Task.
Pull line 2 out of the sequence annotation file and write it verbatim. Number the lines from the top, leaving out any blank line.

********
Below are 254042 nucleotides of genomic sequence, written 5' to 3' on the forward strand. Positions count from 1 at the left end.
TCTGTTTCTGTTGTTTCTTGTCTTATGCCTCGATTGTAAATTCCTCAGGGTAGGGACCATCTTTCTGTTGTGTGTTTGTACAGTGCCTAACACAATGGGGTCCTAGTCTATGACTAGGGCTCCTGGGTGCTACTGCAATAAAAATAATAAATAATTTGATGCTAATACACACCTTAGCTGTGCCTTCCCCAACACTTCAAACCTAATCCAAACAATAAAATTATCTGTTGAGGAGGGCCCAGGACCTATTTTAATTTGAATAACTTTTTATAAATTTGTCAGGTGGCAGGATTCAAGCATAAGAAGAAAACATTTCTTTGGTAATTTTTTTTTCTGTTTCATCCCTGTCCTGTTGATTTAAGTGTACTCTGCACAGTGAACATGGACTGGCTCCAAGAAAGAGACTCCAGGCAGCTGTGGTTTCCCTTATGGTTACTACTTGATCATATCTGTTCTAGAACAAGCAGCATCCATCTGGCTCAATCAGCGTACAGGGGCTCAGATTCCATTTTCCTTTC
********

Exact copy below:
TCTGTTTCTGTTGTTTCTTGTCTTATGCCTCGATTGTAAATTCCTCAGGGTAGGGACCATCTTTCTGTTGTGTGTTTGTACAGTGCCTAACACAATGGGGTCCTAGTCTATGACTAGGGCTCCTGGGTGCTACTGCAATAAAAATAATAAATAATTTGATGCTAATACACACCTTAGCTGTGCCTTCCCCAACACTTCAAACCTAATCCAAACAATAAAATTATCTGTTGAGGAGGGCCCAGGACCTATTTTAATTTGAATAACTTTTTATAAATTTGTCAGGTGGCAGGATTCAAGCATAAGAAGAAAACATTTCTTTGGTAATTTTTTTTTCTGTTTCATCCCTGTCCTGTTGATTTAAGTGTACTCTGCACAGTGAACATGGACTGGCTCCAAGAAAGAGACTCCAGGCAGCTGTGGTTTCCCTTATGGTTACTACTTGATCATATCTGTTCTAGAACAAGCAGCATCCATCTGGCTCAATCAGCGTACAGGGGCTCAGATTCCATTTTCCTTTC